Another way to look at it is that the problem isn’t Instagram, it’s us. Instagram is just a reflection of who we are. It’s not forcing us to copy compositions or even fostering it. That’s our decision.

It’s akin to the argument that video games are responsible for mass shooting. If you’re attracted to violent games then you like violence. You’re violent with or without the games.

People shoot cliche images because they’re acceptably good. You can’t err by shooting something that everyone likes. It also takes less effort and less courage to take a cliche shot. You don’t have to look within. You offer nothing of yourself. It’s strange because photographers fly to the ends of the planet, hike enormous distances, and get up at ungodly hours only to take a cliche shot. They’re willing to undergo physical hardships yet not willing to express themselves.

1 Like

I don’t collect seashells in depth of the ocean. I collect seashells along the edge of the ocean.

I’ve found that this world is large enough for us all and we all can achieve our goals no matter the “competition” if we ignore the negativity that we perceive in situations that ultimately don’t affect us directly, which involves about 99% of the photos posted or interaction on Instagram. Instagram is a huge ocean of images. I choose to walk along its beaches. :wink:

Has Instagram harmed photography? No. It has only changed it. Photography is more popular now than ever before, and due to the influx of mediocre or cliche cell phone generated and one click plugin processed images, real, skilled, honest hard working photographers have even more opportunities.

Also, in this day and age, in the world of photography where everyone’s a photographer, cliche or similar images don’t bring the photographer any kind of lasting value. Nor are these photographers playing the same game as the average working photographer or nature photographer. Instagram is great if you want to get a free Lensball as compensation for your cliche images, err… I mean hard work. I personally am glad to be a working photographer and not just an Instagrammer… or even a landscape or nature photographer exclusively. I make a part of my money each day by scheduling client work. Work with real people. Instagram hasn’t affected the world of a working photographer, of whom only about 1% are even paying attention to Instagram.

Photography certainly has changed in the last 20 years, no doubt about that, especially in the world of publishing, but the need for real, working photographers has not gone away due to the invention of social media.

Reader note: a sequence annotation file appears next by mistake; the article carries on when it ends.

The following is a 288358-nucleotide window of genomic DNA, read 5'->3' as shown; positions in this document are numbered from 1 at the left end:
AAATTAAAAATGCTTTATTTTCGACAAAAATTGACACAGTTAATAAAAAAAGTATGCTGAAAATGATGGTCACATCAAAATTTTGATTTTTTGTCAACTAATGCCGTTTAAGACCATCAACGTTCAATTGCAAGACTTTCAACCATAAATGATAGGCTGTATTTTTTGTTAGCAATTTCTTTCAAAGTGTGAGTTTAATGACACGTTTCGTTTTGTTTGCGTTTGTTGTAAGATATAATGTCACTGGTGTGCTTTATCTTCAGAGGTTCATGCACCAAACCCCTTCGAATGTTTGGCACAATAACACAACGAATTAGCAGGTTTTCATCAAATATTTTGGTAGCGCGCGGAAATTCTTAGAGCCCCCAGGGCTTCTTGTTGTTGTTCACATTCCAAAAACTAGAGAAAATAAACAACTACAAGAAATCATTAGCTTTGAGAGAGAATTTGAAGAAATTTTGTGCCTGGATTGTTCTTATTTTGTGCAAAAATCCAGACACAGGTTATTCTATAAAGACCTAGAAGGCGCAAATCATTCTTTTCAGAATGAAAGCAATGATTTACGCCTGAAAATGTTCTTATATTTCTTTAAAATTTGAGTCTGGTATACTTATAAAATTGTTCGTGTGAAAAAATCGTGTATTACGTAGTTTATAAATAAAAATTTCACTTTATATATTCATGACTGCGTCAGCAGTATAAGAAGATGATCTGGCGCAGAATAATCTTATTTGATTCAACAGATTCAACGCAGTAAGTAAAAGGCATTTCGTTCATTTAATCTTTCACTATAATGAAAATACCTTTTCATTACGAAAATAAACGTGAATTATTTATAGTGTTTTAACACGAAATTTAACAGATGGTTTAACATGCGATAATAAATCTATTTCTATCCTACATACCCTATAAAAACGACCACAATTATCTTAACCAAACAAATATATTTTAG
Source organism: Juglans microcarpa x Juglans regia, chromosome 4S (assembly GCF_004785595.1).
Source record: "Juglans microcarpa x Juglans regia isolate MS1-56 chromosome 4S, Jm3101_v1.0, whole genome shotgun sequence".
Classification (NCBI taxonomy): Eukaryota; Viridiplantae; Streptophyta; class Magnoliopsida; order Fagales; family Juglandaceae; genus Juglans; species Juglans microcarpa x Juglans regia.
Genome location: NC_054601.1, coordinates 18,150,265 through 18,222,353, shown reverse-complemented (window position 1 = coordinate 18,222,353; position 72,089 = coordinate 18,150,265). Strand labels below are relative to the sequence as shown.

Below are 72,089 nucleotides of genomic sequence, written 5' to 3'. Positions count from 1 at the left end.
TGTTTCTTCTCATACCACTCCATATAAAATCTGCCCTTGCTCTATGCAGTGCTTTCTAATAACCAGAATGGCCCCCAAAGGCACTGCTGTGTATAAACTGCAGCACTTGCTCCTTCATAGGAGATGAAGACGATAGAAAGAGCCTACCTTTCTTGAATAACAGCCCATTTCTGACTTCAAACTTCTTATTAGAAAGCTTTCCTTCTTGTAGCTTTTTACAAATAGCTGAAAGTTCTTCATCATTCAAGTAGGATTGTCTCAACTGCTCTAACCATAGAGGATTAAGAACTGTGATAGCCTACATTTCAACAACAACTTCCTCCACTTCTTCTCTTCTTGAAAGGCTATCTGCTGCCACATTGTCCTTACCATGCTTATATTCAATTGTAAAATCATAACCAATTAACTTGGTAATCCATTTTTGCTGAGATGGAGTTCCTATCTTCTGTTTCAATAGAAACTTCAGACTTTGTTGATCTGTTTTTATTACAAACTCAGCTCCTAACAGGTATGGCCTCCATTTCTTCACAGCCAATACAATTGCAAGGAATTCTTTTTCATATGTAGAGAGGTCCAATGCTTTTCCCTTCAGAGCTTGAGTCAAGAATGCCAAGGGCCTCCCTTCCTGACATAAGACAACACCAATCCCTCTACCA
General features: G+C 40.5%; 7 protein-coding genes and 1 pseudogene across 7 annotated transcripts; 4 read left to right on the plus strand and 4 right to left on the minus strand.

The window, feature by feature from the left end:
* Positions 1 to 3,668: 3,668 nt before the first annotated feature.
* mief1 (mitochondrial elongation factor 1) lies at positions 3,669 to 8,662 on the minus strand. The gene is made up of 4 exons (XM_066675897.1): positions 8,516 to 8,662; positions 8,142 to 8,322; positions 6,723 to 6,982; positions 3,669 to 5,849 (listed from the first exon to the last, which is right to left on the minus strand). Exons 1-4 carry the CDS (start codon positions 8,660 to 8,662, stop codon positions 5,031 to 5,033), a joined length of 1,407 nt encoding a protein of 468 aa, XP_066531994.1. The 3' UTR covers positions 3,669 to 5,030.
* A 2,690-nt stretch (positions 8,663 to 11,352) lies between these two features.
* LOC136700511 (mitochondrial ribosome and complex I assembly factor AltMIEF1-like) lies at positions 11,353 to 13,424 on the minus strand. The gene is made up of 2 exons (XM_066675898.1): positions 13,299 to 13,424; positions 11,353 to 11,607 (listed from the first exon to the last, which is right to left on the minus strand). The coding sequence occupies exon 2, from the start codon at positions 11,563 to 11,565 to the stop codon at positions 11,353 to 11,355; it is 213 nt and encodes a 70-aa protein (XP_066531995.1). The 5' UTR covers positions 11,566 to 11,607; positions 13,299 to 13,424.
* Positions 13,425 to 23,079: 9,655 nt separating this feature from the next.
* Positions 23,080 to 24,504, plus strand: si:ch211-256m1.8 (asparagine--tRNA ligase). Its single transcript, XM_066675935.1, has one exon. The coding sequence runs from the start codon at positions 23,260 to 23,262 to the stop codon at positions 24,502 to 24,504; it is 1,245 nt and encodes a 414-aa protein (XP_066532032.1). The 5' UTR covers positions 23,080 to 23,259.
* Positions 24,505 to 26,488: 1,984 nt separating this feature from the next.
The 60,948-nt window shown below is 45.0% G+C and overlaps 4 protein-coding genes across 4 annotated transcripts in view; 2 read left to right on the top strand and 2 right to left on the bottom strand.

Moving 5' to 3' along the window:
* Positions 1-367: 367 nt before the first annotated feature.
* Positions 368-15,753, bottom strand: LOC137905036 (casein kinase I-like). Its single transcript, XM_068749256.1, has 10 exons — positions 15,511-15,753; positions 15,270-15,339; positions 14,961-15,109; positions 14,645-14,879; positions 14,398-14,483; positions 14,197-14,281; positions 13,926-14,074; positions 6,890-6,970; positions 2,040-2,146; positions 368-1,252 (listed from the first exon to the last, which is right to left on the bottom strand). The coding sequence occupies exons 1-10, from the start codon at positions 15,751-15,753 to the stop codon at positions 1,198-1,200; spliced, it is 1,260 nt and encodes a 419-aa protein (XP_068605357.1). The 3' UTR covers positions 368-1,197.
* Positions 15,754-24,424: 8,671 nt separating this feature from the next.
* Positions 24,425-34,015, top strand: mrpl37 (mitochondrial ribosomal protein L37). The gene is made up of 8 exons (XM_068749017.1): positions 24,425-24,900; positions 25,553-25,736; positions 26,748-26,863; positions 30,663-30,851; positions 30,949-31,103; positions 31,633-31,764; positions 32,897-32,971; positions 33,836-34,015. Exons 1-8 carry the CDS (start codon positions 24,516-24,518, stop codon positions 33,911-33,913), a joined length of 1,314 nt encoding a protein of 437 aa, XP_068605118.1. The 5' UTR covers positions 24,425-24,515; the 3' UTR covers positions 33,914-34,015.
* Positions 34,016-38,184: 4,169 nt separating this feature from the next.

I divide the motivation of the average photographer into two categories. Truth or Fame. Instagram is about fame. What you do in your own world each day to further yourself is about truth. Truth is rarely shared or consumed online.


I wish I didn’t need to use Instagram, but it’s better than the alternative of an office job…

1 Like

I have been doing a lot of introspection lately on why I spend so much time and money on nature photography. Mainly, I just love going outside and being in a creative mindset both in the field and in the digital darkroom. However, I am really getting worn down by anti-creative and competitive tendencies of sharing photos on social media and have been looking for solutions to keep the love of the craft alive. Social media seems like a great marketing tool for business-oriented photographers, but the more I learn about the business of photography the less I am interested in it so I’m not sure that social media is right for me.

I am seriously considering closing down my facebook and IG accounts in favor of just posting images here, my website, and a quarterly email newsletter or other format like that. I know I would lose a lot of attention, but attention is not really what I’m after here. I’m just tired of thinking about social media so much, but am afraid I’d lose momentum with my photography without it. Curious if anyone has thoughts on that.



Hi Brent, I recently deleted all my social media accounts for multiple reasons. I now just upload my (hobby) images to my website - and more recently here. It’s weird at first, but I like the feeling now; kinda ‘free’. Social media can be what it set out to be, but the time-on-site model, with its horrible negative side-effects, needs to change to a (probably paid-for) time-well-spent model, with positive side-effects and human flourishing.